U.S. President Donald Trump blocked a deal between a Chinese-equity firm Canyon Bridge Capital Partners and American semiconductor company Lattice Semiconductor Corp. Wednesday due to "national security" concerns. The U.S. leader also required the two sides must close the deal within 30 days.
Canyon Bridge's planned 1.3-billion-dollar acquisition of Lattice Semiconductor was one of the largest attempted by a Chinese-backed firm in the U.S. microchip sector and was the first announced deal for a buyout fund launched last year with a focus on technology investment.
Trump said the deal "threatens to impair the national security of the United States" in the memo released by the White House. Besides, the White House said that since the U.S. government uses programmable chips made by Lattice, the purchase would endanger U.S. intellectual property (IP) and the nation's semiconductor supply chain.
In response to U.S.'s rejection of the sale, China's Commerce Ministry said reviews of foreign investment in sensitive sectors shouldn't be used as a tool for protectionism. The ministry said China hopes other countries can have an objective view of Chinese firms' overseas investments.
The Committee on Foreign Investment in the U.S. (CFIU.S.) has already recommended that Trump reject the deal. In that case, the President and CEO of Lattice, Darin Billerbeck regards government's reject as a signal, which simply means "they don't want to do a deal with China."
"You're basically saying that the government itself can't control IP (intellectual property) that they're in charge of. I don't understand that. It has to be that they don't want to do a deal with China," Billerbeck said.
The move comes as trade frictions increase between the world's two largest economies and as both countries are working to resolve the nuclear crisis on the Korean Peninsula. And Wang Jianhui, general manager of the R&D Department at Capital Securities, said the reject is "for more political issues, but with economic considerations."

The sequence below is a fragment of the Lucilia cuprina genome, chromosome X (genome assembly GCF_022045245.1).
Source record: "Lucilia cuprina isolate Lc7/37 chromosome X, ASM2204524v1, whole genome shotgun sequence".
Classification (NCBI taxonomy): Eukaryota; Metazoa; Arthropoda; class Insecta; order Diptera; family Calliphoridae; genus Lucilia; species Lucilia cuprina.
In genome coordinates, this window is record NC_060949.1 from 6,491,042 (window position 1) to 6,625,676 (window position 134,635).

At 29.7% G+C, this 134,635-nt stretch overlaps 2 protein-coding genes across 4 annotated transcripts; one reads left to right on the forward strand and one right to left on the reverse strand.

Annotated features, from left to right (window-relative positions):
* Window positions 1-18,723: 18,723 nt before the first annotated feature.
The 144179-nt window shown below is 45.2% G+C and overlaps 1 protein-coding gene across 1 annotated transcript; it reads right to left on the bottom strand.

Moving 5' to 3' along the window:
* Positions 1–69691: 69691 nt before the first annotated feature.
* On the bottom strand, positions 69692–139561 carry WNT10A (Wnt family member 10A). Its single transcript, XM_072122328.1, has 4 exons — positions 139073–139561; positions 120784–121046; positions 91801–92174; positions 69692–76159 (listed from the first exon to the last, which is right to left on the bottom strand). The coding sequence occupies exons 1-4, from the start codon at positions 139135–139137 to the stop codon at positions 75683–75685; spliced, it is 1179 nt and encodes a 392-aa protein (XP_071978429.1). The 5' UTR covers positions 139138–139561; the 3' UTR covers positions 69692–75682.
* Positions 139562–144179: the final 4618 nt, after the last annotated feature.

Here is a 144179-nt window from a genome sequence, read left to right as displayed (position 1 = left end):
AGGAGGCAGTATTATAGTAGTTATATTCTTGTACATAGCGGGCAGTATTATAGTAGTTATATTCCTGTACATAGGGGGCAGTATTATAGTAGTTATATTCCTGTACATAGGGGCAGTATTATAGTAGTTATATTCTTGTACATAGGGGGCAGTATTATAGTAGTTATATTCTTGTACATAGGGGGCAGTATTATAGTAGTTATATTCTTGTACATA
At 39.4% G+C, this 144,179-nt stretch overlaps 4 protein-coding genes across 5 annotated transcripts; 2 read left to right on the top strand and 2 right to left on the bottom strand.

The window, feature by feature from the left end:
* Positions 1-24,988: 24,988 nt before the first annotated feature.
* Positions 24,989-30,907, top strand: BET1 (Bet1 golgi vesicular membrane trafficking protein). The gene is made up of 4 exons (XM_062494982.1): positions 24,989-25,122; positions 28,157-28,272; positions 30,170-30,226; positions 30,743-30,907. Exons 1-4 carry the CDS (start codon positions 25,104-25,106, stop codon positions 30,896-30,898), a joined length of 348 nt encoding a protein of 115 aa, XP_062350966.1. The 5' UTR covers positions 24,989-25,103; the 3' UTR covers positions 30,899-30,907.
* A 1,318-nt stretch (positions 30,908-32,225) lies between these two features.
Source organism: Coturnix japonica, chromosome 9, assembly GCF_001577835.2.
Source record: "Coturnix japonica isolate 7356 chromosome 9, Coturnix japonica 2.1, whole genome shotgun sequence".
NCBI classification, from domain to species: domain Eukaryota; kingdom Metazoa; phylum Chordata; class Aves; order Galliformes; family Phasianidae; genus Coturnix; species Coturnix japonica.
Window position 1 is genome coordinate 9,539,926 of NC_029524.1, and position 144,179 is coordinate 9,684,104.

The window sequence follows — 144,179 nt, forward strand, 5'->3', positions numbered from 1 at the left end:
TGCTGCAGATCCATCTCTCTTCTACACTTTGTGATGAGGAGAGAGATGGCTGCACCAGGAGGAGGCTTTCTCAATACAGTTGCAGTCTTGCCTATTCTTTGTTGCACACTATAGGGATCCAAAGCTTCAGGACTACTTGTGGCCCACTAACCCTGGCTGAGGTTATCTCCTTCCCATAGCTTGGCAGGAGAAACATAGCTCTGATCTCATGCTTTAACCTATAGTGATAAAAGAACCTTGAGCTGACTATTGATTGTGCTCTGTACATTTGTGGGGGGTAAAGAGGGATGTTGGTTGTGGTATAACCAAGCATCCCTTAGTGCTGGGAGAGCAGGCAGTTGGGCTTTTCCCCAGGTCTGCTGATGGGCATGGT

"It's almost U.S. traditions to guard their sensitive technologies against their imaginative enemies," Wang added.
But even a "habit", the U.S. ex-Presidents Barack Obama and George W. Bush did that twice and once respectively during their presidencies, while Trump exercised the power after taking his office within one year.
However, a slim chance of survival still exists. In a previous case rejected by Obama, the Chinese company, Sany Heavy Industry sued the government for blocking its deal. And it won.
That sets a precedent, implying the company's attorney for other foreign companies to follow if they are similarly rejected.
"I suspect in the future if some companies, foreign companies feel their rights infringed by the process, they can follow the roadmap, laid down by this case," said Tim Xia, Sany's attorney.
Moreover, rather than waiting for a turnaround, Wang stressed on the importance of developing on our own technological competitiveness, saying that "we have to spend more money on our innovations and ideas."
"For the Chinese companies, we may think spending more money on our own R&D, instead of just buying from somebody else. The core technology you cannot buy from anybody. So we have to learn from the history. Even when we were very poor, we still can create high-tech stuff. So if you want to, [you will achieve]," Wang noted.